JOHNSON CITY – As preliminary planning continues on its new 222-acre Pedernales River Nature Park, the Lower Colorado River Authority (LCRA) is envisioning a park that will meet the area’s recreational needs and also will be a major showcase for land, water, and energy conservation practices.
Some concepts being looked at include using custom-designed, prefabricated structures made from recycled materials and using solar and rainwater collection features; solar lighting for trails; wildlife and fishery programs; and development and use of innovative soil and water conservation techniques.
LCRA officials hope that individuals and organizations will learn about “best practice” conservation and stewardship techniques when they visit the park and, when appropriate, apply them in their own surroundings.
LCRA acquired the property in November 2008 and opened up about 50 acres for limited public use in May 2009 after cleaning up the site with significant help from Pedernales Electric Cooperative, the City of Johnson City, and Blanco County. The property, located off U.S. Highway 281 at the northern edge of Johnson City and along the river, had sat vacant and inaccessible to the public for more than a decade. It was locally known as the Rainbow Ranch Trout Farm.
“We are excited about the innovative concept for this park and believe it will be a significant asset to the community,” said Fran Irwin, LCRA manager of community development and parks. “We also believe it will be a public attraction that will bring attention and visitors to the area.”
LCRA will be enlisting feedback from the public as it moves through the planning process, Irwin said. Current plans call for LCRA to hold open houses around Blanco County next spring to hear from the public on development of the park, she said. Initially, LCRA had planned to seek public feedback this fall, Irwin said.
“But over the past several months we have come to realize that this park could offer a number of very forward-looking conservation and public recreation opportunities that are not associated with your typical nature park development,” Irwin continued. “We thought it was important to do some additional pre-planning first to take advantage of these unique opportunities.”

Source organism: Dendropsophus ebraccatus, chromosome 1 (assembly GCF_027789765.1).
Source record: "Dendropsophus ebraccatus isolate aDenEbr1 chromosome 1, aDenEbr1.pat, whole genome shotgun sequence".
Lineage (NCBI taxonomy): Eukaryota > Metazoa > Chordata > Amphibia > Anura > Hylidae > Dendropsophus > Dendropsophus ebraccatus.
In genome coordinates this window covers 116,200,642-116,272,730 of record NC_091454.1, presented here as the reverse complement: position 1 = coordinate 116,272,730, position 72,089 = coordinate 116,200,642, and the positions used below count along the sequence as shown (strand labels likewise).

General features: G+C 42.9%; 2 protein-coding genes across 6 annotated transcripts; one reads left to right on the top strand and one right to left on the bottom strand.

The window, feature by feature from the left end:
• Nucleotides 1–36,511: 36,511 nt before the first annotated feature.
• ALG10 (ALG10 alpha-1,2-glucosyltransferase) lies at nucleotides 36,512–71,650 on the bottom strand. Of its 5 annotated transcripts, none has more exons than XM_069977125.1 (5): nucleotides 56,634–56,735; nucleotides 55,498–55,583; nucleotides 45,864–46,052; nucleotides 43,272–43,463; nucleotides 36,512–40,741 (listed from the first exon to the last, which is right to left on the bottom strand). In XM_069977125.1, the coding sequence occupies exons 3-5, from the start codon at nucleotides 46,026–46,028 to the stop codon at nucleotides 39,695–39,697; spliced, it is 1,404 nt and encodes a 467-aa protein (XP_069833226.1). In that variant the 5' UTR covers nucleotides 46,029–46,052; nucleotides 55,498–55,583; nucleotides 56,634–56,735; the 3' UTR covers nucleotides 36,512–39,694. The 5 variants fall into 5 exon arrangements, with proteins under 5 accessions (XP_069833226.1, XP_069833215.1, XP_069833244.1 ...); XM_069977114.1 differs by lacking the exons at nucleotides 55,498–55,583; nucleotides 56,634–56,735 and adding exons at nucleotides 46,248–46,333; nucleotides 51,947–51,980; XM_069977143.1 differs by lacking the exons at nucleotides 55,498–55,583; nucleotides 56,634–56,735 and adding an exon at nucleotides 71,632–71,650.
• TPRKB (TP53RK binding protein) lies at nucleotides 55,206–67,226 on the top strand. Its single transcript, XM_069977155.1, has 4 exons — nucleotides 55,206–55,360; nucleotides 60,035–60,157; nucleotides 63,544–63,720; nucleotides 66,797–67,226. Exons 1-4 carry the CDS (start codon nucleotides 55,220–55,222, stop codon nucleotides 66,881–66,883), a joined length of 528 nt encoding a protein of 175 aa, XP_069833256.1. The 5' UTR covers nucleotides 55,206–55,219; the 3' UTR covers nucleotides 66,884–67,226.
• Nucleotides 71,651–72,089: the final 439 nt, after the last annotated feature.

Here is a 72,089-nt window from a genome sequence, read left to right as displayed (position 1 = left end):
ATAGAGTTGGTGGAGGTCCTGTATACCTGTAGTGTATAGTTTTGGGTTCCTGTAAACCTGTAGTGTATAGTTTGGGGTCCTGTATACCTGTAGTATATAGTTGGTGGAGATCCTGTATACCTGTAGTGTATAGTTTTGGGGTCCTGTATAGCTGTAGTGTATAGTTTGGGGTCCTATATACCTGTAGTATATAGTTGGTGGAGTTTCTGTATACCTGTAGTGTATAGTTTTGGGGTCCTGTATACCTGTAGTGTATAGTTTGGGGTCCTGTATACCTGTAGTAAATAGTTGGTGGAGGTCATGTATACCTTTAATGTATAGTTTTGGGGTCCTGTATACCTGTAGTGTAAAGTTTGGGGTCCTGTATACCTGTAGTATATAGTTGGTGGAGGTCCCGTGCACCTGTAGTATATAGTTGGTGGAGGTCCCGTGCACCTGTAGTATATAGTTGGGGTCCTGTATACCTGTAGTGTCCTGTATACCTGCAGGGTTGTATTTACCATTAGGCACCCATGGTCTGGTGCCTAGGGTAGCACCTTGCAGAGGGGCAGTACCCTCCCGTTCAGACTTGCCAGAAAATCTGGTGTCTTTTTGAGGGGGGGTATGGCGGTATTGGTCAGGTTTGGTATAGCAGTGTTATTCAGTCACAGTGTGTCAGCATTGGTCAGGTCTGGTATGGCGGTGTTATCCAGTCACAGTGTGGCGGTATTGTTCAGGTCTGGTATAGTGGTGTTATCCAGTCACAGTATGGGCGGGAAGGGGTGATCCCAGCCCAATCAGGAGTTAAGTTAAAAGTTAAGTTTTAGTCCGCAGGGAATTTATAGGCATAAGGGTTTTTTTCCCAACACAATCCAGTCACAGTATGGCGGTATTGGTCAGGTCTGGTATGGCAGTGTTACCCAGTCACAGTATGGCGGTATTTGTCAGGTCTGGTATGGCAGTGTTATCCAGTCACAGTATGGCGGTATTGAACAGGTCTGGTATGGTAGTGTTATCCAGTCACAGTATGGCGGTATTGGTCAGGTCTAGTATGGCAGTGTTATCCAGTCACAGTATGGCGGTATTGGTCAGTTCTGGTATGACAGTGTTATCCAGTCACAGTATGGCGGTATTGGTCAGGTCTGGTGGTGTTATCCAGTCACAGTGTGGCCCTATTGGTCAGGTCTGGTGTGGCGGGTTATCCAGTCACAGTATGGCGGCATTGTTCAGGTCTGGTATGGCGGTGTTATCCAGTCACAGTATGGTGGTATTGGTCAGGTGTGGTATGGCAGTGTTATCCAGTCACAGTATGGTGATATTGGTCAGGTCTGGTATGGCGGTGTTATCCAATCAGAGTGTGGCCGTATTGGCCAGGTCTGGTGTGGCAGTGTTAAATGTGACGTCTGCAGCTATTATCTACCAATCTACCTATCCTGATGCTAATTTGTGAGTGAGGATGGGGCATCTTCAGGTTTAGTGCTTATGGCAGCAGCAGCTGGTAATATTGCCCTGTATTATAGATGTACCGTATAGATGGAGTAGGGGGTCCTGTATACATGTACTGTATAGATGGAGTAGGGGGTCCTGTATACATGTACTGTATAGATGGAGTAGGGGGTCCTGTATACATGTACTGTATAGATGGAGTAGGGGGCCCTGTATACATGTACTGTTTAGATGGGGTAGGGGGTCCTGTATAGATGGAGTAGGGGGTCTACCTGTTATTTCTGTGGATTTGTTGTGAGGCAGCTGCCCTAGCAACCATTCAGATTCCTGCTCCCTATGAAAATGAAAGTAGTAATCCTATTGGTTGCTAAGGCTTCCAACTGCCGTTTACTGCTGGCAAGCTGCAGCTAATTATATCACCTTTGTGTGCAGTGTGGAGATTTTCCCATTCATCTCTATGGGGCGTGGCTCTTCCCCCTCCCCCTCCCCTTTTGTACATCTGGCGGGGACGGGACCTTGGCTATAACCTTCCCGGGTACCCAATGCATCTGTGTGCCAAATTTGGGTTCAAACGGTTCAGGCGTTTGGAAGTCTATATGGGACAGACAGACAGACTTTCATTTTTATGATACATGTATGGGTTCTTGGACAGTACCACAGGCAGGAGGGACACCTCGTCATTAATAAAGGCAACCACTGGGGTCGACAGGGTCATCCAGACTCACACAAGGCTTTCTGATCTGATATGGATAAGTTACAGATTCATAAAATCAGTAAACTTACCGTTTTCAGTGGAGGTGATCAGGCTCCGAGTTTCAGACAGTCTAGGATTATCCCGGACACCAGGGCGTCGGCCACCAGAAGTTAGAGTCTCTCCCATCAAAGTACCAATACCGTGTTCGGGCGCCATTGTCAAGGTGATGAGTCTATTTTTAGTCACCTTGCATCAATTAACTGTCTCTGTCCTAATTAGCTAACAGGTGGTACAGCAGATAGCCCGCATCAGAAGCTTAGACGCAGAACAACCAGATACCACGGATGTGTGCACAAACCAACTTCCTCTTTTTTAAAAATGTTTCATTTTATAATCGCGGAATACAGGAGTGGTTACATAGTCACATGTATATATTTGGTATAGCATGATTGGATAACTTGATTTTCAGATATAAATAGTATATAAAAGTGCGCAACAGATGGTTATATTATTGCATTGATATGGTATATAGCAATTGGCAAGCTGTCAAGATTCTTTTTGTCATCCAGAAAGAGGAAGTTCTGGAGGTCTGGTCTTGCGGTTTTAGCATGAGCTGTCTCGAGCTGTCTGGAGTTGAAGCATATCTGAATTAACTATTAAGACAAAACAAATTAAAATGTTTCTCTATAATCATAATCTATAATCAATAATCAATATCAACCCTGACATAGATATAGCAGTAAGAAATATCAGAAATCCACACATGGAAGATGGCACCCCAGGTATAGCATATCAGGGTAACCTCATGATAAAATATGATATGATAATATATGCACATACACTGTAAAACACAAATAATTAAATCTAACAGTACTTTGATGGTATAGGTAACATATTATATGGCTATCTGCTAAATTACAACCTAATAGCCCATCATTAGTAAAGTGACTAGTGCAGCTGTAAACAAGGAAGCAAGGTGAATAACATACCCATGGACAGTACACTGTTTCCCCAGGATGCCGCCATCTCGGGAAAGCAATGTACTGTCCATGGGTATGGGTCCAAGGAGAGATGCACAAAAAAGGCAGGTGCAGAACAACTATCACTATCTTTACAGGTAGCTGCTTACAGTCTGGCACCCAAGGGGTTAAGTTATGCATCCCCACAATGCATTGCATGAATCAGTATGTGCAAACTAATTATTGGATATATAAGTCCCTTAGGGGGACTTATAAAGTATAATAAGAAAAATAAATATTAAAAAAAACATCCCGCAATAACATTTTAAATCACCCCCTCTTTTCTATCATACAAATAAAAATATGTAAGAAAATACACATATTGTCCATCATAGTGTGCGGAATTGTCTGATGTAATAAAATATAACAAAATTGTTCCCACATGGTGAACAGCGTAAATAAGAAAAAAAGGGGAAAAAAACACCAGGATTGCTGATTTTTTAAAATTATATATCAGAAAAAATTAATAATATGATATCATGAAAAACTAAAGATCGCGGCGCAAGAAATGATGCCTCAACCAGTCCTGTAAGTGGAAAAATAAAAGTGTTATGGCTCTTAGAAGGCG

Meanwhile, the public will be able to track progress on the park’s planning and to comment electronically at the following Web site: www.lcra.org/pedernalesnaturepark, or e-mail: firstname.lastname@example.org
One thing that will not be part of the new vision of the park is the existing swimming pool, which LCRA has determined will be too expensive to restore, maintain, and operate.
Meanwhile, LCRA is planning to fence the park’s boundaries for safety and security and will be sending notification to adjacent property owners advising them of the work.
LCRA continues to offer limited day-use recreation options, such as picnicking and fishing, at the park. Standard LCRA access and facility-use fees are being waived temporarily until the park is developed over the next several years.
LCRA’s acquisition of the Blanco County property rounds out its plans for the Colorado River Trail by having an LCRA park in each of its 10 statutory counties. LCRA owns 44 parks along the Colorado River Trail, which runs 600 river miles from the Texas Hill Country to Matagorda Bay.